Weight loss and dieting became a part of my life very young – struggling with weight and body image are problems I’ve had in my life longer than I haven’t. By third grade, I was being told phrases like, “you will get taller!” or “it’s just baby fat.” They seem very innocent and in all actuality, they are. I don’t believe the people who said them meant me any harm. I could see that I was different, but didn’t know what weight loss or dieting was or that adjusting your eating habits was the solution. Then, a cousin of mine moved in with us. We will call her Lara for privacy.
When Lara moved in with us I became highly aware of my weight. This is really when my irrational thinking patterns swung into full force. Lara shared the same body image problems as me though she was much smaller in size. She would remind me that boys would never look at me if I stayed the weight that I was (looking back, I really wasn’t as big as I saw myself).
She suffered from bulimia and introduced me to different methods of losing weight. I won’t lie, I tried the throwing up method as a pre-teen, but never stuck with it. I loathe throwing up and couldn’t bring myself to do that. Lara, however, continued on. All the boys always liked her and never looked in my direction which in my head confirmed what she had told me. Boys really didn’t like bigger girls (I know this now to be untrue!). This brought on the yo-yo dieting, the social isolation, the withdrawnness. Those moments in my life really defined who I became.
In 8th grade, I cut back on eating during the summer and finally got to a size 13 which was still larger than most of the girls I went to school with, but I felt somewhat normal. I could buy stylish clothes and started feeling better about myself. Those positive feelings didn’t last long though. I remember riding home on the bus from school in 8th grade. I was trying to rest from a tiring day at school. The boys sitting in the seats next to me began whispering about my legs jiggling as the bus hit bumps. This began the spiraling down of my self-image once again. I wasn’t one with a lot of confidence and took others opinions of me to heart.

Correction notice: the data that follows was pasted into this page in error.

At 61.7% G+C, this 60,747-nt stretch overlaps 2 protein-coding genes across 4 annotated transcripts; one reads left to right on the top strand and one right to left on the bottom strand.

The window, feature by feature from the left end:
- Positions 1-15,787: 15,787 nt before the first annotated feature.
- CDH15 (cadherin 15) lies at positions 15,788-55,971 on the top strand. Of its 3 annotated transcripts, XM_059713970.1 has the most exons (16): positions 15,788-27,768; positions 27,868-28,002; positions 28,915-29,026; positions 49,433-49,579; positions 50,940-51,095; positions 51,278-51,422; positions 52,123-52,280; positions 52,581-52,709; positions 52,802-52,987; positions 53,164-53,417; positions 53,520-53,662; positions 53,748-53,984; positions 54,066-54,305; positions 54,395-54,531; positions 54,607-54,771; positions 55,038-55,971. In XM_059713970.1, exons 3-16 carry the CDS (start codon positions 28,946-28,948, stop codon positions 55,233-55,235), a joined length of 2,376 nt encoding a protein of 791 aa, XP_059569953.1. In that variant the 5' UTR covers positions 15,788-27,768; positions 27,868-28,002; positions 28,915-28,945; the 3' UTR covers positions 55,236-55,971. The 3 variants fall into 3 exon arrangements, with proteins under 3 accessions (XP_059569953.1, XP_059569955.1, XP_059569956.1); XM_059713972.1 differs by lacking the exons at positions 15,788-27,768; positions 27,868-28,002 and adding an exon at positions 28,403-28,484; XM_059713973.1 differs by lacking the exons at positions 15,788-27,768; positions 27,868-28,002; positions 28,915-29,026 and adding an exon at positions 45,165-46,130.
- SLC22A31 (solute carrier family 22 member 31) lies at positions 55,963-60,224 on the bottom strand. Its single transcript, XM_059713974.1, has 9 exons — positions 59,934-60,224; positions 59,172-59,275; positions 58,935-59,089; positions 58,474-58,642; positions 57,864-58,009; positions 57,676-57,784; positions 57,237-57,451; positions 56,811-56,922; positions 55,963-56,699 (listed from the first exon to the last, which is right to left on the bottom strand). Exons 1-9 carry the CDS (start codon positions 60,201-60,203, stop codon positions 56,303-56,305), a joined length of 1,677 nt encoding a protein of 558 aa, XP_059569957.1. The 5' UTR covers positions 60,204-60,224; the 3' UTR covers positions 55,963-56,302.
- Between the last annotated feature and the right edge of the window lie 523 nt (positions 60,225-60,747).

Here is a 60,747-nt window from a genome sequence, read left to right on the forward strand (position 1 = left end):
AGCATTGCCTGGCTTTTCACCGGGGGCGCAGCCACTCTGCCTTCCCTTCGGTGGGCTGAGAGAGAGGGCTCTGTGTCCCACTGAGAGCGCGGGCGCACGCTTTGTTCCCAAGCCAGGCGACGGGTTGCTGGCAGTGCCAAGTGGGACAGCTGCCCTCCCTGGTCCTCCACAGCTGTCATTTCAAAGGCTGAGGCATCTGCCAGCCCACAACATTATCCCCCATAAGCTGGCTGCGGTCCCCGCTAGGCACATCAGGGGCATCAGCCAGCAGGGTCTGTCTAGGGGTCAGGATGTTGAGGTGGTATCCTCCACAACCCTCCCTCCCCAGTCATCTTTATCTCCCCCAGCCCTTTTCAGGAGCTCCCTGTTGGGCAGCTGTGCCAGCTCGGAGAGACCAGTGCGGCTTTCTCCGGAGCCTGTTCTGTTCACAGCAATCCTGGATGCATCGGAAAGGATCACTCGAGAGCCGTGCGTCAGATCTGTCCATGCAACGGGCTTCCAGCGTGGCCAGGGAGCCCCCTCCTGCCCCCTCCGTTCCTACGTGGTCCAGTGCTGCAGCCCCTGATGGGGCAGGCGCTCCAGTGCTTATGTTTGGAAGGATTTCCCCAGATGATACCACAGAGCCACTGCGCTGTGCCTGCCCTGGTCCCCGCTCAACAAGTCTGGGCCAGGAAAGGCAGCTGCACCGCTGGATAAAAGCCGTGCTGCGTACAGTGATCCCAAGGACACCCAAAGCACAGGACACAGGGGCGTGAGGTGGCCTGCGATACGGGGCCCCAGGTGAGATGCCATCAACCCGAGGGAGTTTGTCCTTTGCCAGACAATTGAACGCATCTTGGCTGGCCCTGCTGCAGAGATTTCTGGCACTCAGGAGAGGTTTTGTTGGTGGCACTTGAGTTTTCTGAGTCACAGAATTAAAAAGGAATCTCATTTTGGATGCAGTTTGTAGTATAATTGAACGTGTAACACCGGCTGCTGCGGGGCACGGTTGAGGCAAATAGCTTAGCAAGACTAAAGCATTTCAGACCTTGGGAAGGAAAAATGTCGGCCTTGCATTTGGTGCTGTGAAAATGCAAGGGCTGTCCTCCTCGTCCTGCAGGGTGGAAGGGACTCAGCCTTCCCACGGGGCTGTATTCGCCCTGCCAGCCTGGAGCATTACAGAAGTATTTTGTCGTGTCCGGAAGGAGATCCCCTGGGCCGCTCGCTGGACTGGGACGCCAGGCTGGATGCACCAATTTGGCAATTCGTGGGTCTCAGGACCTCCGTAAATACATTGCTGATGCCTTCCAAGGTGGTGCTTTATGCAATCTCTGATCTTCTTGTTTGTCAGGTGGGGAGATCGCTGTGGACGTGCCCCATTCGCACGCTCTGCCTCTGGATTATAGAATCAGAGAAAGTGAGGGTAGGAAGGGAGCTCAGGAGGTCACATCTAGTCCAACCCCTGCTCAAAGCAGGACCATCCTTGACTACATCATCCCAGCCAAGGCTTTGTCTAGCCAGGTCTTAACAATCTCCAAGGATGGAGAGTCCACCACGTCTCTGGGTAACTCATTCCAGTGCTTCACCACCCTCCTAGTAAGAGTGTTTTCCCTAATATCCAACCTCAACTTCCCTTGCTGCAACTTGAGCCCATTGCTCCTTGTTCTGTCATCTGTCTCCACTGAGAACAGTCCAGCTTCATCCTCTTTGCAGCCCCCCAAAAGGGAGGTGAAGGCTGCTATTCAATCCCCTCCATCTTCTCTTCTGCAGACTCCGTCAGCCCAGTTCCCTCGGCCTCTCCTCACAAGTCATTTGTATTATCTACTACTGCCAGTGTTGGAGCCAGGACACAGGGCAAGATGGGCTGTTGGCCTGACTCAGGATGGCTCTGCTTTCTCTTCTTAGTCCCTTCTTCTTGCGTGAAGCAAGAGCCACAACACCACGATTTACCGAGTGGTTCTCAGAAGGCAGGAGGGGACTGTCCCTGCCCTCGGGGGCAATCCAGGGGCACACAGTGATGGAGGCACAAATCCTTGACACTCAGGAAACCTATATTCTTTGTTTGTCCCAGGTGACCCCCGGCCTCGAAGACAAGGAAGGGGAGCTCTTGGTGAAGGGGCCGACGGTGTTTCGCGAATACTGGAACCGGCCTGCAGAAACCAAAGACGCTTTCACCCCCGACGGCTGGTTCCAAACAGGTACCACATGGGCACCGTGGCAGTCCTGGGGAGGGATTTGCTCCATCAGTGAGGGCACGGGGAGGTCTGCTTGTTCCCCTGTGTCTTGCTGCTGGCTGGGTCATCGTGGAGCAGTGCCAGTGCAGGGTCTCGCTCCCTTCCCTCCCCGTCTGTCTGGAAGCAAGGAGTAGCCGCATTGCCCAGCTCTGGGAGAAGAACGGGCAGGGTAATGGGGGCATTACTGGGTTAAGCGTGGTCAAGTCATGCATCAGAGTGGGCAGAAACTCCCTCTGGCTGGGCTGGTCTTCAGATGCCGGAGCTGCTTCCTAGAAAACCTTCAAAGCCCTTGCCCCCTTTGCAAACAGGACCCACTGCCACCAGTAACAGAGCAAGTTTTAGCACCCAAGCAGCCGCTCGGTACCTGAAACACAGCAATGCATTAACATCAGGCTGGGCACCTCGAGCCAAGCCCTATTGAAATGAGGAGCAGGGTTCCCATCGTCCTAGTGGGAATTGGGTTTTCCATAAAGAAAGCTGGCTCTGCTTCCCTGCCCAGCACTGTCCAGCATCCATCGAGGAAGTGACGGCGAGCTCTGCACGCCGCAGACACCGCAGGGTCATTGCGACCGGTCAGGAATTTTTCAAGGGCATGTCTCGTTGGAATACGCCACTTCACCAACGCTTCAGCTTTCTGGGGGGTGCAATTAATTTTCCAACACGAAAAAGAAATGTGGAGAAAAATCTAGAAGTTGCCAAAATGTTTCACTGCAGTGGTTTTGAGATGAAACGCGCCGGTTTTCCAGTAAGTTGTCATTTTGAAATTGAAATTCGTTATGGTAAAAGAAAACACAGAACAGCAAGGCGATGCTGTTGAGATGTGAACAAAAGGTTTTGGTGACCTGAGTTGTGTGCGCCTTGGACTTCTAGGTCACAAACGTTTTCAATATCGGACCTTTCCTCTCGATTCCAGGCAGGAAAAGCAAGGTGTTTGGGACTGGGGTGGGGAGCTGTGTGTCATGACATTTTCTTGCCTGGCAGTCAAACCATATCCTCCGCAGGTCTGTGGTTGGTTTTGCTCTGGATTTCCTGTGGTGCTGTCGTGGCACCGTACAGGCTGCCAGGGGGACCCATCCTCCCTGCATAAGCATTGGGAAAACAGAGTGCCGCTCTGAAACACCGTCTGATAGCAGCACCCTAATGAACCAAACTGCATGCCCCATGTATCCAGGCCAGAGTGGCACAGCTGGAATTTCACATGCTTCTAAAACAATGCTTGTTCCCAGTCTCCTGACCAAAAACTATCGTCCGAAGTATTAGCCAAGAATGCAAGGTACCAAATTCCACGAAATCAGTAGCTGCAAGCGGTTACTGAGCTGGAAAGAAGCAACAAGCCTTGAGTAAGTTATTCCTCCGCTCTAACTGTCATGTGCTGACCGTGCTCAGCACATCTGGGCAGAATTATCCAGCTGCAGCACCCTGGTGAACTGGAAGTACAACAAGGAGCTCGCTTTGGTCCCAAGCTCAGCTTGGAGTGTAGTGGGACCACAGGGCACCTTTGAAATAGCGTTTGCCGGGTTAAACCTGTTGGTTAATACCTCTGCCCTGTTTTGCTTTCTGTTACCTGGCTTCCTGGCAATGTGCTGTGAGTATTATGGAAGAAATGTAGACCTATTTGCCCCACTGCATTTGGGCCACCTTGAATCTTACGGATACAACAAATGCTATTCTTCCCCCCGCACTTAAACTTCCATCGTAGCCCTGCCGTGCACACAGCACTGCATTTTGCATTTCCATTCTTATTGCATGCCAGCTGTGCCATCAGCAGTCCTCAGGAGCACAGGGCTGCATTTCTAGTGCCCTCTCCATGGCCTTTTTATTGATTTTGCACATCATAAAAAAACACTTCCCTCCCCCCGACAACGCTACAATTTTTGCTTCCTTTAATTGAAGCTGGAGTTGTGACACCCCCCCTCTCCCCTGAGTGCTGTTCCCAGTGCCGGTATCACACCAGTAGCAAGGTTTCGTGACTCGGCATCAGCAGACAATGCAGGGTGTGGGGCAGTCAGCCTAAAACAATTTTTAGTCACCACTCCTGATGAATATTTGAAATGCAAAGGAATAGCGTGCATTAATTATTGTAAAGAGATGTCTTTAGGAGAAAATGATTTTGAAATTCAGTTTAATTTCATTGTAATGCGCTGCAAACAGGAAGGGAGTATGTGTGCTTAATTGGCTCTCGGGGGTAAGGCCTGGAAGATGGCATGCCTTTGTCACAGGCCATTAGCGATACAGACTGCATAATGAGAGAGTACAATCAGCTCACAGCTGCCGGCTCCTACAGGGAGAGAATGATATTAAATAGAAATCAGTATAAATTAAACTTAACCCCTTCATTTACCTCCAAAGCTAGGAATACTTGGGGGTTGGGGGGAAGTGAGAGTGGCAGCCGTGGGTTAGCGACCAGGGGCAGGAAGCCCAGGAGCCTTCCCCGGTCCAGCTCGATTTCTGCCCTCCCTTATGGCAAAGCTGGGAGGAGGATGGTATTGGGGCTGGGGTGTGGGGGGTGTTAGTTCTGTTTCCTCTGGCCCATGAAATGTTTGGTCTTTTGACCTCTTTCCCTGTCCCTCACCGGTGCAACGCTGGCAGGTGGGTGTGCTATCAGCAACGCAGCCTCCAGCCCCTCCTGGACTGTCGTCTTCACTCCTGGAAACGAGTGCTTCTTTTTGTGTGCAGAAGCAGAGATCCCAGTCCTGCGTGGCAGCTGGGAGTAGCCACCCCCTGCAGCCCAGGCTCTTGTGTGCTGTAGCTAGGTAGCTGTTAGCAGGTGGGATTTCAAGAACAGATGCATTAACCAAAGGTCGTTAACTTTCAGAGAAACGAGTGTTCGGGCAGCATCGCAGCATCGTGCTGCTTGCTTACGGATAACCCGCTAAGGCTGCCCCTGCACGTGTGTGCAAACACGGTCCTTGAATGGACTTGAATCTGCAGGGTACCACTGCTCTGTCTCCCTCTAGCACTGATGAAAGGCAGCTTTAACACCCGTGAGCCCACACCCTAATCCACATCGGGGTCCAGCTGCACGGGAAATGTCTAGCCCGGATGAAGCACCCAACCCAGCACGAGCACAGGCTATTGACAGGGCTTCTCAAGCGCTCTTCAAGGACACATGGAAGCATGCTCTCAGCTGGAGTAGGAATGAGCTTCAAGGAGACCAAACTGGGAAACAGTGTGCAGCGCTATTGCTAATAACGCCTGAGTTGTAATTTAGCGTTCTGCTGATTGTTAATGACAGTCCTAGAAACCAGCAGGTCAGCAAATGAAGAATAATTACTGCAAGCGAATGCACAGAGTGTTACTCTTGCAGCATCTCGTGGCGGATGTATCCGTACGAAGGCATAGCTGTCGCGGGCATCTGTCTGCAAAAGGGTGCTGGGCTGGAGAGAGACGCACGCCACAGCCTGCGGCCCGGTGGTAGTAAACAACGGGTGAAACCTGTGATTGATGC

By the time I graduated high school I was around 250lbs – my highest weight being 292lbs hit in my early 20s. It wasn’t until after my daughter was born in 2012 at 26-years-old that I finally found the strength and courage to do what it takes to lose the weight. Knowing she deserves a healthy mom, I started my weight loss journey by counting points with Weight Watchers. After I lost around 50lbs using portion control, I started swapping out foods for healthier choices in order to sustain energy throughout the day (also swapped to MyFitnessPal). I lost about 122lbs the first year putting me down to 170lbs!
I continued to lose after the first year – my lowest weight being 147lbs. Comfortable. That’s how I could describe how I felt at my lowest. For the first time in my life, I felt normal. I didn’t feel like eyes were peering at me. I didn’t sense judgment if I ate something “bad.” Free, I was! Or I thought. I’m guessing I didn’t feel deserving of that feeling because here I am back at 210lbs. It has been a daily struggle to stay on track and keep motivated. I am determined though for I have done it once, I can do it again! This time I will be blogging about my experiences and hope to keep myself encouraged and motivated as well as others who may need the boost. Starting out I will baby step with portion control as I did before, slowly moving into swapping out foods.
It’s not a race!
I will be weighing in every Wednesday with a Weigh In Wednesday post! Look out for those! Also please share your weight loss experiences! I would love to hear them!
How did you overcome your struggles?